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There are times when the caretaker has a positively brilliant idea, such as setting up a monthly subscription for cat food delivery. And then there are other times. The Disco Tent falls into the category of “other times.” It seemed like such a good idea at the outset. The caretaker had been brainstorming ideas to keep the floor in the cats’ room from looking like the bottom of a snow globe (that is if the snow globe were filled with litter instead of dainty pieces of faux snow). She had seem some expensive pieces of furniture called “hidden litter boxes” with holes into which cats are supposed to saunter, take care of their unsightly business, and then saunter out again, fresh as a daisy. But given the size, age, and temperament of both Buddy and Bear, the caretaker figured that such a plan would result in having to ring up the fire department to use the jaws of life to rescue one or more furry victims from the throes of claustrophobia.

No, there was no point in paying hundreds of dollars for a glorified cat trap, but a suitable alternative seemed to present itself in the form of a small plastic tent intended for children ages 1-6. The caretaker thought she could shove each litter box into a separate tent, so that as litter was kicked about, the sides of the tent would hold it in. To be safe, however, she decide to order only one tent to make sure the plan would work.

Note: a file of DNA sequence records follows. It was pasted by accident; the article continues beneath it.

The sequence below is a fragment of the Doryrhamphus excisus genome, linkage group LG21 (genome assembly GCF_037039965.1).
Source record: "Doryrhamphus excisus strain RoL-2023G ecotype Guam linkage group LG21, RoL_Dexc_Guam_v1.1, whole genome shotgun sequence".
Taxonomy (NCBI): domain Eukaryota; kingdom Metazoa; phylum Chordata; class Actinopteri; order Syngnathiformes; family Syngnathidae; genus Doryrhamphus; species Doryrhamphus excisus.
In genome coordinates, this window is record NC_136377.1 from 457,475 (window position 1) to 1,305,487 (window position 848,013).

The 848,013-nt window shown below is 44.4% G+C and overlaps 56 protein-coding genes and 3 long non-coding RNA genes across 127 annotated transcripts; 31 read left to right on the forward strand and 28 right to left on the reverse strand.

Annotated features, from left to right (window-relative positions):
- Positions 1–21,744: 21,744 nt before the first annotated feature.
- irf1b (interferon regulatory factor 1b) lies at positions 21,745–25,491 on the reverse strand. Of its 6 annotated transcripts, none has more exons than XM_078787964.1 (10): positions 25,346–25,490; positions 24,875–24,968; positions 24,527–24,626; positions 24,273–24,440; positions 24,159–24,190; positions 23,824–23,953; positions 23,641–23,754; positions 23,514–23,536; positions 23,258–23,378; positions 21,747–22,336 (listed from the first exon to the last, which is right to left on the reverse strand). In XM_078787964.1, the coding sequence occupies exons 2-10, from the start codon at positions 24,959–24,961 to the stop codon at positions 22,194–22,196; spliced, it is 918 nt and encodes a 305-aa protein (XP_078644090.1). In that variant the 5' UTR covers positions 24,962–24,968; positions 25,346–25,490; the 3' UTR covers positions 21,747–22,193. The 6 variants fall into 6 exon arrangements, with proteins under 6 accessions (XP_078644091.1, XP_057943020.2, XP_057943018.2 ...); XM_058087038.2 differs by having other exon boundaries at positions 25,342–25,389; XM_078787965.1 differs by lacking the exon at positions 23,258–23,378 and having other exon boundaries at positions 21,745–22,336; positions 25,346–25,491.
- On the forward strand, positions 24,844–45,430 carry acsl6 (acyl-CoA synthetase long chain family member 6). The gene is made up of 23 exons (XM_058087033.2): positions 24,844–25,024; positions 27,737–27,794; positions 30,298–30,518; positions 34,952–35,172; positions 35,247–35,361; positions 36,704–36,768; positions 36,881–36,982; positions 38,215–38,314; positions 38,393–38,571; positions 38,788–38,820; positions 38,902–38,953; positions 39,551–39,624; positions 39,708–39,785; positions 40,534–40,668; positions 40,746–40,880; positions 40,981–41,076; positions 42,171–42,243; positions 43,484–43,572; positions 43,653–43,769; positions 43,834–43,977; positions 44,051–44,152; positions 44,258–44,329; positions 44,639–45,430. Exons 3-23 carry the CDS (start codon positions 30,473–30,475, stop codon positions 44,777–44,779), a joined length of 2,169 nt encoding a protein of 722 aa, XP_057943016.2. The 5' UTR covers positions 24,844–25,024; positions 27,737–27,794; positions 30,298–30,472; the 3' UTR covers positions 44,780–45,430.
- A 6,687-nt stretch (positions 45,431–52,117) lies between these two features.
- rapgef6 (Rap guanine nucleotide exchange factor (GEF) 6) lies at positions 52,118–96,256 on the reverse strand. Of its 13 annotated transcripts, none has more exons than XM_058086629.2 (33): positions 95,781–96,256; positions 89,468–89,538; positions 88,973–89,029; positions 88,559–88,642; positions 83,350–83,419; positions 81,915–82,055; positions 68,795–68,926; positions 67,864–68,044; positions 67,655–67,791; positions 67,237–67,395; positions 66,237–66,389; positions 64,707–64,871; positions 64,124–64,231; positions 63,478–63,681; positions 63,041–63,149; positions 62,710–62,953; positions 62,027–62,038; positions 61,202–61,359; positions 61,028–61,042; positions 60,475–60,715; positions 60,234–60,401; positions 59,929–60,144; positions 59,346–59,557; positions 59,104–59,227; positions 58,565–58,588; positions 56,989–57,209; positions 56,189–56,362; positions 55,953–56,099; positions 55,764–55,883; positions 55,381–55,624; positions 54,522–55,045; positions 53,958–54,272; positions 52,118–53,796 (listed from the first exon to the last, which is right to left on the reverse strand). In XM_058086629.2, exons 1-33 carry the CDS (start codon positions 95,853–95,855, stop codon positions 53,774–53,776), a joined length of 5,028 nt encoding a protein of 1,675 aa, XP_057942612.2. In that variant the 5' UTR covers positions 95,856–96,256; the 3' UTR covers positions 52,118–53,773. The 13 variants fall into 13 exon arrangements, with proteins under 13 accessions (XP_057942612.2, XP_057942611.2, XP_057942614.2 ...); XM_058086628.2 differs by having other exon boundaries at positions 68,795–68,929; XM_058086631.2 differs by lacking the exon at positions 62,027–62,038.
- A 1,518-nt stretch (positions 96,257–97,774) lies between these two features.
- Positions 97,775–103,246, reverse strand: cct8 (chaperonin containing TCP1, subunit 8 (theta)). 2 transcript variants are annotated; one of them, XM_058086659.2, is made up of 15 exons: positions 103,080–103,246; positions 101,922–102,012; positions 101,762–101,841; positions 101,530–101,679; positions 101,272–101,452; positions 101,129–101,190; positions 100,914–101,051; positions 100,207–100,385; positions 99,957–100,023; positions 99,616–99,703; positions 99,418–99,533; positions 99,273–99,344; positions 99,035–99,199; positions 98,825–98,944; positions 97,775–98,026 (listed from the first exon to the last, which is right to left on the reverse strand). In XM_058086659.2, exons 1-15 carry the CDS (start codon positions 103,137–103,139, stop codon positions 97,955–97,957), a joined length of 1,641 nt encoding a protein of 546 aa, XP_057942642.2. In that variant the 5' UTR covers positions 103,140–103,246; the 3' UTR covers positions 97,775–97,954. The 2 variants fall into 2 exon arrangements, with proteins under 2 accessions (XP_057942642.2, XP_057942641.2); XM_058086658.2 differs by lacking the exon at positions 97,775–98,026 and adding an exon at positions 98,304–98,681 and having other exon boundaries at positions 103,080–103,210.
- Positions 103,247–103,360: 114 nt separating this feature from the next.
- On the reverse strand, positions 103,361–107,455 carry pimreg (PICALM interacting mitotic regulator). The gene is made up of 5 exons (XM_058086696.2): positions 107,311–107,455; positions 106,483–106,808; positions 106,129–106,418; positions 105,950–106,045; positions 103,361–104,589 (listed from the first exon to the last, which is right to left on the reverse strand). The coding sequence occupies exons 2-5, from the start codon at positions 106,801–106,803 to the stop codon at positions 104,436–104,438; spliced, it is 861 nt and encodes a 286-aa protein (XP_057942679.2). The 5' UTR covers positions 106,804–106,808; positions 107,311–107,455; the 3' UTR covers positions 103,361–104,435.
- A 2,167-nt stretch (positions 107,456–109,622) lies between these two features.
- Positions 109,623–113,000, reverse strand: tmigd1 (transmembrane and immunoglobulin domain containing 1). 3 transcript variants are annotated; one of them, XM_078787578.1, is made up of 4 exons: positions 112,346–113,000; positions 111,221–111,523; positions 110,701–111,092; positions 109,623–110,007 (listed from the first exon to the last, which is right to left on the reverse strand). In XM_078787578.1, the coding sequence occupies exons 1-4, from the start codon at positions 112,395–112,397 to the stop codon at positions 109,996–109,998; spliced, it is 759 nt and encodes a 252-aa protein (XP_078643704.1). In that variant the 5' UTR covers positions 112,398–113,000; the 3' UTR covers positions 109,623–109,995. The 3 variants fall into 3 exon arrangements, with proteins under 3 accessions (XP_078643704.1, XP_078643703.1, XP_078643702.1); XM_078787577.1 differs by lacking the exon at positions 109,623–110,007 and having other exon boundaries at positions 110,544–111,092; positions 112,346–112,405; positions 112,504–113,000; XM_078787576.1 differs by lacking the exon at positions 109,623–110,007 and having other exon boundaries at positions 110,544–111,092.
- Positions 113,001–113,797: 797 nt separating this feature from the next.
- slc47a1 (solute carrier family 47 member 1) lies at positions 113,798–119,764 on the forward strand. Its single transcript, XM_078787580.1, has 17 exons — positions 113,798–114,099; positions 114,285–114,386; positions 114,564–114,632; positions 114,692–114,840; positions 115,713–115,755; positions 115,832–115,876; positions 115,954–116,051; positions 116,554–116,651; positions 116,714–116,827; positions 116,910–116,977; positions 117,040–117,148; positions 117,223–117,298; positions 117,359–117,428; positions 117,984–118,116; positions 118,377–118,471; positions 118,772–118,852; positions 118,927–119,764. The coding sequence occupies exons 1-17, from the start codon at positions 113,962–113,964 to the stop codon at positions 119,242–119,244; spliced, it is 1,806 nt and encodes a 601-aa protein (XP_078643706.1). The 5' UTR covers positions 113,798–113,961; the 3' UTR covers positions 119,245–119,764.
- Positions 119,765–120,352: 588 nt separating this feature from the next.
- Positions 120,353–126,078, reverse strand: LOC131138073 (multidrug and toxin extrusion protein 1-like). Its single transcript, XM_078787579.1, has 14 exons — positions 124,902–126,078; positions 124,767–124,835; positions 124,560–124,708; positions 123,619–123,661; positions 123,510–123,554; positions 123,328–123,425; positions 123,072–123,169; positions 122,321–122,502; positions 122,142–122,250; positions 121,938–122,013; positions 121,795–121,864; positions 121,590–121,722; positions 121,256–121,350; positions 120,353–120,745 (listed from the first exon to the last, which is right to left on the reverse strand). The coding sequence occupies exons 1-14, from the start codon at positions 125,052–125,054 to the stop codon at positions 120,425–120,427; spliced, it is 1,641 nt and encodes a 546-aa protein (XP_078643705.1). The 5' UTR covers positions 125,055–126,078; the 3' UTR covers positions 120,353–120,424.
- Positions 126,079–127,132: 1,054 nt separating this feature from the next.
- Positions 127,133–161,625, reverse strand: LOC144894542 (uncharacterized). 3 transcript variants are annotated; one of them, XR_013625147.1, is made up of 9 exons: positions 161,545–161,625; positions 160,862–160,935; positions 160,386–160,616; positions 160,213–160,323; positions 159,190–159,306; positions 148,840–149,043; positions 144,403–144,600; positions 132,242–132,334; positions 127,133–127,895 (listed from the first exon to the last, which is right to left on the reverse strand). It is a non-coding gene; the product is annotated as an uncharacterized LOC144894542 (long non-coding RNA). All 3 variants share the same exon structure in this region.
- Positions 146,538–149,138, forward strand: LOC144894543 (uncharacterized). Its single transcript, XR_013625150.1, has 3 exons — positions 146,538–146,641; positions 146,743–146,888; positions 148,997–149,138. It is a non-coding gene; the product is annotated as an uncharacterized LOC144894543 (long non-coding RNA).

Limiting the order was the only good decision the caretaker made in this fiasco. When the tent arrived and was unfolded, it presented three major problems:

  1. The opening in the tent is not large enough for the litter box to gain easy entrance into and egress from the tent.
  2. Even if the litter box could be squeezed into and out of the tent door, the sides of the tent are made of a lovely, breathable mesh material that would provide smaller pieces of litter easy entrance into and egress from the tent.
  3. Although designed for children ages 1-6, the tent is roughly the size of Connecticut. Two of them would fit into the cats’ bedroom only if all other furniture were removed.